Tag Archives: Rachel McAdams

The Vow

Oh The Vow. I see that you want to crawl up inside my vagina, manipulate my lady hormones, and convince me to buy movie tickets and packets of kleenex and ample ice cream, and quite possibly those handbags that the camera keeps inexplicably dwelling on. You’re a cheap ploy in romance clothing, but I’ve got your number.

The Vow thinks having two attractive leads is enough for you to believe in their love. He looks good, she looks good, what more could they want? The movie sets the bar low for itself but still  manages to tumble far, far beneath it.

Item #1: When she is sick, he leaves her a box of ‘get well’ goodies, containing, and I can hardly believe I’m about to write this: lingerie. Which is a subtle way of saying: I think you’re gross right now, but I look forward to fucking you again in the future when you’re useful to me again. He does not hand her this box, merely leaves her to discover it while he waits a plate-glass away. Not only is that unromantic, it’s completely misguided and for me, would be an automatic break-up. You know what’s romantic? Risking her germs to actually be present when she’s sick. Letting her know that you love her whether you currently find her fuckable or not. Loving her whether she’s currently well enough to blow you or not. Loving her enough to be in the same room as her in sickness and in health. THAT’S romantic. Or, you know, basic human decency.

Item #2: When he farts in the car, she rolls up the window. Okay, I’m gagging right MV5BMjI4NTQ4MDIxMV5BMl5BanBnXkFtZTcwMTAzNDUzNw@@._V1_SX1500_CR0,0,1500,999_AL_now because yes, that’s played as romantic in this twisted little shit of a movie, when in fact that’s the most disgusting thing I’ve ever seen on film, and I’ve seen Matthew McConaughey receive some poultry-related fellatio, so keep that in mind. Hot boxing farts is romantic? No. Holding it in until you’re in a bathroom is romantic. Sticking to turkey at Thanksgiving to avoid ham farts on the car ride home later (sorry for outing you, Sean) is romantic. Or, you know, basic human decency.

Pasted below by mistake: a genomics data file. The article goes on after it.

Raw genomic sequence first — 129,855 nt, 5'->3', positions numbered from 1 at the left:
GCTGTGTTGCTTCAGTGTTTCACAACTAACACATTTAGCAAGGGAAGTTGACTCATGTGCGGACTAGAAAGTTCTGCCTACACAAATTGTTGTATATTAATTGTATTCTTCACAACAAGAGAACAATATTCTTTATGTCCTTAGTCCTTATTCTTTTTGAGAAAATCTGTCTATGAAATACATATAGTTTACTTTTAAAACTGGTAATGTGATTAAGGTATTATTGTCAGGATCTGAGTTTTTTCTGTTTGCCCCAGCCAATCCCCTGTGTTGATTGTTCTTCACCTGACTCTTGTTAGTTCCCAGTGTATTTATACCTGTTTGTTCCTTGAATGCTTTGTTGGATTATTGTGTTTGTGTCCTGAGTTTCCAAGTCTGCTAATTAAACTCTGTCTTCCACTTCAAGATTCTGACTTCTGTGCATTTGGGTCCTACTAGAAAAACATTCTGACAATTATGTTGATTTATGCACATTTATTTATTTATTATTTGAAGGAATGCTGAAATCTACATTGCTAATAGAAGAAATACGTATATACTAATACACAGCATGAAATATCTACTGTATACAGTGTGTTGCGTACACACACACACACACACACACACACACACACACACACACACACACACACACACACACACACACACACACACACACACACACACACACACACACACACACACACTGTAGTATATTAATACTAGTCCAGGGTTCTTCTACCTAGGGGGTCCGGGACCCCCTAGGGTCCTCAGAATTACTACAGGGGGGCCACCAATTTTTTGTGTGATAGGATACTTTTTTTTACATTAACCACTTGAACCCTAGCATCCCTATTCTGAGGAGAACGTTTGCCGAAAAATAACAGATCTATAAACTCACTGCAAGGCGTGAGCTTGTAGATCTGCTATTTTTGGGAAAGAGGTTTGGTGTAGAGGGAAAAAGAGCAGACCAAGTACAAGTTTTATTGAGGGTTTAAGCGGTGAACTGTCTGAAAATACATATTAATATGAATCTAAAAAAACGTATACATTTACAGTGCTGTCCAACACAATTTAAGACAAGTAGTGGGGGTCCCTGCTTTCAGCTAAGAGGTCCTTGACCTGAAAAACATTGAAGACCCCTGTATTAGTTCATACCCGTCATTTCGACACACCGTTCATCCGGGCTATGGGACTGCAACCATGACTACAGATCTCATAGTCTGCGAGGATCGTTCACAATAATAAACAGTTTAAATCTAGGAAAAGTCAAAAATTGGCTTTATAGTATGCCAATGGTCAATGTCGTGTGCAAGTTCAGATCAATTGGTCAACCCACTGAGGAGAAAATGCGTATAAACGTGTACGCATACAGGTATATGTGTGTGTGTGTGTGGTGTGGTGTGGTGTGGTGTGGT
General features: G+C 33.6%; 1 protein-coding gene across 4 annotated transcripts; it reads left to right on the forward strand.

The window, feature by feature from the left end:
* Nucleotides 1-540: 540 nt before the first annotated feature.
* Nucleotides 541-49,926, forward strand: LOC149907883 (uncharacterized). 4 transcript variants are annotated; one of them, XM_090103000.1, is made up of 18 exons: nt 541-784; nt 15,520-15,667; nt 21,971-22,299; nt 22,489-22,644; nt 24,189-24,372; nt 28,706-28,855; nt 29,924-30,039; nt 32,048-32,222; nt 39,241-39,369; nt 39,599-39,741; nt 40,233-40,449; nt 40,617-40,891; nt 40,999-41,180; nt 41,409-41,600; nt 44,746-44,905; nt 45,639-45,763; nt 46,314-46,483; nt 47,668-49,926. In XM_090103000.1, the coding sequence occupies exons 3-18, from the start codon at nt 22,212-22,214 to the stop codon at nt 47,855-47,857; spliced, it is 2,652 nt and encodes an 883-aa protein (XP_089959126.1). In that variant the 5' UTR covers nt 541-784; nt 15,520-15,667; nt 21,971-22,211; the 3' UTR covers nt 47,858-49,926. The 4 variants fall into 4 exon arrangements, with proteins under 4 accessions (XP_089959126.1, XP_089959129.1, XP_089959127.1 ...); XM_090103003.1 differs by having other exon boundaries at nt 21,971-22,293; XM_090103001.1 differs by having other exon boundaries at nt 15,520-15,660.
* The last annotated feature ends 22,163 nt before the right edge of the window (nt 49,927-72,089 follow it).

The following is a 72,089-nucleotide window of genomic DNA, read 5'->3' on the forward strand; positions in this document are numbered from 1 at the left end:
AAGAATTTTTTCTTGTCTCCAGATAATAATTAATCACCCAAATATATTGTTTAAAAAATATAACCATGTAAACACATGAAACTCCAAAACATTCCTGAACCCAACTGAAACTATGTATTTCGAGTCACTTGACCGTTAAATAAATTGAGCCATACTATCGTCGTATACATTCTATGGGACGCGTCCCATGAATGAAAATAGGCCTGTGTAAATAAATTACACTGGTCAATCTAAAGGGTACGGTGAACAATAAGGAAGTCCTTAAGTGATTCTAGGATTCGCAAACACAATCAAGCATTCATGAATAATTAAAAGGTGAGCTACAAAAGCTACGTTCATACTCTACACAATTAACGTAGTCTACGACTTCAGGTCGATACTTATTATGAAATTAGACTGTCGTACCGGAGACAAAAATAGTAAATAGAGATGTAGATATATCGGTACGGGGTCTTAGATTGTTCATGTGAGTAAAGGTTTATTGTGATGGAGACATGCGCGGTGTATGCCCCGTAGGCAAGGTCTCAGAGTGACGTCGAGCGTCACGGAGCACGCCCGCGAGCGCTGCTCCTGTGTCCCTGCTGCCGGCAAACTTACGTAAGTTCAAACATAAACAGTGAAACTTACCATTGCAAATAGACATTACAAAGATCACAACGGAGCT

The Vow, because if you don’t already know it, it’s probably not apparent, is about a couple, Paige (Rachel McAdams) and Leo (Channing Tatum), who fall in love because every thing they do is just so damned romantic. Except for the car crash that nearly kills them, and leaves her without a memory. Or, at least, without a memory of him, their entire relationship just wiped out. The doctors seem to agree that this is a thing that can happen even though I suspect she’s just tired of his constant need to come up with new ways to plausibly be shirtless. But anyway. He’s still deeply in love with his wife, but his wife thinks he’s no better than a stranger. So she elects to go home with her parents instead since she doesn’t remember they’re estranged, and they’re pretty eager to pretend they’re not (Jessica Lange and Sam Neill are the sole touch of class to this movie and are completely, egregiously wasted – the movie would be vastly improved by writing out Tatum and McAdams completely and focusing on the talented, veteran actors instead. Alas.).